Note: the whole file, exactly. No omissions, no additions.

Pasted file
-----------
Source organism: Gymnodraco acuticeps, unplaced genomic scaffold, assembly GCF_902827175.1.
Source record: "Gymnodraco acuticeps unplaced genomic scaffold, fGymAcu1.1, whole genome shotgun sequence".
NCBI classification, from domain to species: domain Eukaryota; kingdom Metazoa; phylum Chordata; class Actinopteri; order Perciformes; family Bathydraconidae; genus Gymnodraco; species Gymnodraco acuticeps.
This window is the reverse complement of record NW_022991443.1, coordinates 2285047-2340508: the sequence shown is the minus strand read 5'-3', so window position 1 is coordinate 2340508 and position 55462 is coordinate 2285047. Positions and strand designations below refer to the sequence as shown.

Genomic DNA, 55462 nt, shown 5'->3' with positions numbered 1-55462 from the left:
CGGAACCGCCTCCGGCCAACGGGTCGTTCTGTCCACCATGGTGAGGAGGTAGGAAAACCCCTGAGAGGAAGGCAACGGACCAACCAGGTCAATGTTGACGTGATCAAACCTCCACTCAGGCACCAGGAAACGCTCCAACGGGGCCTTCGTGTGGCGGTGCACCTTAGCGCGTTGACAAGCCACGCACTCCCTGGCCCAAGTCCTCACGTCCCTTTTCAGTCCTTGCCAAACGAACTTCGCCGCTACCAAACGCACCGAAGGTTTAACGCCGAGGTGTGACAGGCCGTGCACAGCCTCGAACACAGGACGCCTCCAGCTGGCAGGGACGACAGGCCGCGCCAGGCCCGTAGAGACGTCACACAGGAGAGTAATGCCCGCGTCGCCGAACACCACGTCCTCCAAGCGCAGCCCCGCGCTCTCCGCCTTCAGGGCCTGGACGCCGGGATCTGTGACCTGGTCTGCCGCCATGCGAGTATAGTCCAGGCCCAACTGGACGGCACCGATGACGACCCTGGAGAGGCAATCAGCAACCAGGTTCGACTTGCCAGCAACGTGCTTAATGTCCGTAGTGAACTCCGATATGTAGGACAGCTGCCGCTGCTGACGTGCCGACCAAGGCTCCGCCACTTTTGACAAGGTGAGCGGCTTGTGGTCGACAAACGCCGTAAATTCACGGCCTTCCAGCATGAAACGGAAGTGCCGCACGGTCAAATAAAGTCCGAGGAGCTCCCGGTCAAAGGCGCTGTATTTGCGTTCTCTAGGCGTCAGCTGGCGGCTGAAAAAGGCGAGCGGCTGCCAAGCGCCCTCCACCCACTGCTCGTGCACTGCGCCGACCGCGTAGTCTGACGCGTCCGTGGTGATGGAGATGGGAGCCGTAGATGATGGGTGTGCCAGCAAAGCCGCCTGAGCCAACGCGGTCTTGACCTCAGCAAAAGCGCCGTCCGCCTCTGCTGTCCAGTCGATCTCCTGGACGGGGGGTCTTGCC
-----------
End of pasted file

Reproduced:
Source organism: Gymnodraco acuticeps, unplaced genomic scaffold, assembly GCF_902827175.1.
Source record: "Gymnodraco acuticeps unplaced genomic scaffold, fGymAcu1.1, whole genome shotgun sequence".
NCBI classification, from domain to species: domain Eukaryota; kingdom Metazoa; phylum Chordata; class Actinopteri; order Perciformes; family Bathydraconidae; genus Gymnodraco; species Gymnodraco acuticeps.
This window is the reverse complement of record NW_022991443.1, coordinates 2285047-2340508: the sequence shown is the minus strand read 5'-3', so window position 1 is coordinate 2340508 and position 55462 is coordinate 2285047. Positions and strand designations below refer to the sequence as shown.

Genomic DNA, 55462 nt, shown 5'->3' with positions numbered 1-55462 from the left:
CGGAACCGCCTCCGGCCAACGGGTCGTTCTGTCCACCATGGTGAGGAGGTAGGAAAACCCCTGAGAGGAAGGCAACGGACCAACCAGGTCAATGTTGACGTGATCAAACCTCCACTCAGGCACCAGGAAACGCTCCAACGGGGCCTTCGTGTGGCGGTGCACCTTAGCGCGTTGACAAGCCACGCACTCCCTGGCCCAAGTCCTCACGTCCCTTTTCAGTCCTTGCCAAACGAACTTCGCCGCTACCAAACGCACCGAAGGTTTAACGCCGAGGTGTGACAGGCCGTGCACAGCCTCGAACACAGGACGCCTCCAGCTGGCAGGGACGACAGGCCGCGCCAGGCCCGTAGAGACGTCACACAGGAGAGTAATGCCCGCGTCGCCGAACACCACGTCCTCCAAGCGCAGCCCCGCGCTCTCCGCCTTCAGGGCCTGGACGCCGGGATCTGTGACCTGGTCTGCCGCCATGCGAGTATAGTCCAGGCCCAACTGGACGGCACCGATGACGACCCTGGAGAGGCAATCAGCAACCAGGTTCGACTTGCCAGCAACGTGCTTAATGTCCGTAGTGAACTCCGATATGTAGGACAGCTGCCGCTGCTGACGTGCCGACCAAGGCTCCGCCACTTTTGACAAGGTGAGCGGCTTGTGGTCGACAAACGCCGTAAATTCACGGCCTTCCAGCATGAAACGGAAGTGCCGCACGGTCAAATAAAGTCCGAGGAGCTCCCGGTCAAAGGCGCTGTATTTGCGTTCTCTAGGCGTCAGCTGGCGGCTGAAAAAGGCGAGCGGCTGCCAAGCGCCCTCCACCCACTGCTCGTGCACTGCGCCGACCGCGTAGTCTGACGCGTCCGTGGTGATGGAGATGGGAGCCGTAGATGATGGGTGTGCCAGCAAAGCCGCCTGAGCCAACGCGGTCTTGACCTCAGCAAAAGCGCCGTCCGCCTCTGCTGTCCAGTCGATCTCCTGGACGGGGGGTCTTGCC